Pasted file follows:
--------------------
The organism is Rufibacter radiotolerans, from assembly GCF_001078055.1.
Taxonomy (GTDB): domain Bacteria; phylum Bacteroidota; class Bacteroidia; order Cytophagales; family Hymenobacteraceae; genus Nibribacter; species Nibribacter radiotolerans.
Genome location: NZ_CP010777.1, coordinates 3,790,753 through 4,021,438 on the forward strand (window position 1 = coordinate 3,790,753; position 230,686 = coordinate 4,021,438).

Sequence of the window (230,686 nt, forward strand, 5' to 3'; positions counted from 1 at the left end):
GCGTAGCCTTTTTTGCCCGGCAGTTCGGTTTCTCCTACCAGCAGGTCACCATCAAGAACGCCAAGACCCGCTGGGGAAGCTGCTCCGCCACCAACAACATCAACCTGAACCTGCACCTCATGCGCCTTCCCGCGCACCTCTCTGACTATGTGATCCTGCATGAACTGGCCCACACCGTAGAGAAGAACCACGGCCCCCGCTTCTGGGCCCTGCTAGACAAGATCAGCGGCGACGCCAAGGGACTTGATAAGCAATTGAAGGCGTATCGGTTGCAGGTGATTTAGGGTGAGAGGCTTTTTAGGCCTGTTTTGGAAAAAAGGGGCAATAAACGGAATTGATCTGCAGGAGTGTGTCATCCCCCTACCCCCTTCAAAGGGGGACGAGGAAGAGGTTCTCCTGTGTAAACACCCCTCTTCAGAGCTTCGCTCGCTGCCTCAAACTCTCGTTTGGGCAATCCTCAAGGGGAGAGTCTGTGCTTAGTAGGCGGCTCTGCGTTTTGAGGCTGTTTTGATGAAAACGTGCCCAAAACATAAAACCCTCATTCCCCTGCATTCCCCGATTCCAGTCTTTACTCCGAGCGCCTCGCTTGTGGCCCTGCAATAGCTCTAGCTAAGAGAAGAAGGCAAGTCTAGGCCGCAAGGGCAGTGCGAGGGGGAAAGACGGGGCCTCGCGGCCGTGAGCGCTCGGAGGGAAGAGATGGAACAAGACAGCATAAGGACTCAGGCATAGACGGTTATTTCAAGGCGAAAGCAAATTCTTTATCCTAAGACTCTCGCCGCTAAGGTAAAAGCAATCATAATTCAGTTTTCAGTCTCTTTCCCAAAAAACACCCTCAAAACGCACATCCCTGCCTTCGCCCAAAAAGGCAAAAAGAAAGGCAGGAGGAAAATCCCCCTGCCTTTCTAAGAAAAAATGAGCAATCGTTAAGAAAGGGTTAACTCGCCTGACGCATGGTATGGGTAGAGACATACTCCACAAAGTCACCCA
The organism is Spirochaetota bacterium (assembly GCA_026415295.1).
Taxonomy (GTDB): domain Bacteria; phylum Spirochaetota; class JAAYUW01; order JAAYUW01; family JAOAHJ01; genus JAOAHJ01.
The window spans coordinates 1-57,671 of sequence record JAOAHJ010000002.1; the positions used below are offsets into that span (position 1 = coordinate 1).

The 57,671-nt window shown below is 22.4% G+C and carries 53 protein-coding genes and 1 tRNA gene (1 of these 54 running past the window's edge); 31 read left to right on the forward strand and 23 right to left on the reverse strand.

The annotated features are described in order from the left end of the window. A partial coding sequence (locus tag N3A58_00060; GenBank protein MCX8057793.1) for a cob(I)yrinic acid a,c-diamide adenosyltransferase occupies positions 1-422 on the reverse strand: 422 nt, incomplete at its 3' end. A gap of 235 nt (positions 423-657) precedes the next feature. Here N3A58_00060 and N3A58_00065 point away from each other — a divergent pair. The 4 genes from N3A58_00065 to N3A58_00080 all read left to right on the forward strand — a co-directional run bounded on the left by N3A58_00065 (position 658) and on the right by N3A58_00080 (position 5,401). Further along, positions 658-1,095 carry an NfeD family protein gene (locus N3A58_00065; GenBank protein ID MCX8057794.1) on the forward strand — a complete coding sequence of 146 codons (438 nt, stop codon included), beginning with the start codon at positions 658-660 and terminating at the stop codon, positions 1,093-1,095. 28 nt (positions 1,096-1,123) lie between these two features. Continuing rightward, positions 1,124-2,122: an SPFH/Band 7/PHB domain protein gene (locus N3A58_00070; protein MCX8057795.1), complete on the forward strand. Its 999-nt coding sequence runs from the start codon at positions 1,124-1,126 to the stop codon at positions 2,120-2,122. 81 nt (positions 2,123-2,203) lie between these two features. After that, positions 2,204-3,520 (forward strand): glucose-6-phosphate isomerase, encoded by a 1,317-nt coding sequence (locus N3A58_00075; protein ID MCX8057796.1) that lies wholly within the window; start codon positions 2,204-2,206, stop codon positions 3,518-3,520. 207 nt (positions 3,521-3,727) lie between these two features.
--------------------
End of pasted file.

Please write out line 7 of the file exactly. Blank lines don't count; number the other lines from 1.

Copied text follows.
Taxonomy (GTDB): domain Bacteria; phylum Spirochaetota; class JAAYUW01; order JAAYUW01; family JAOAHJ01; genus JAOAHJ01.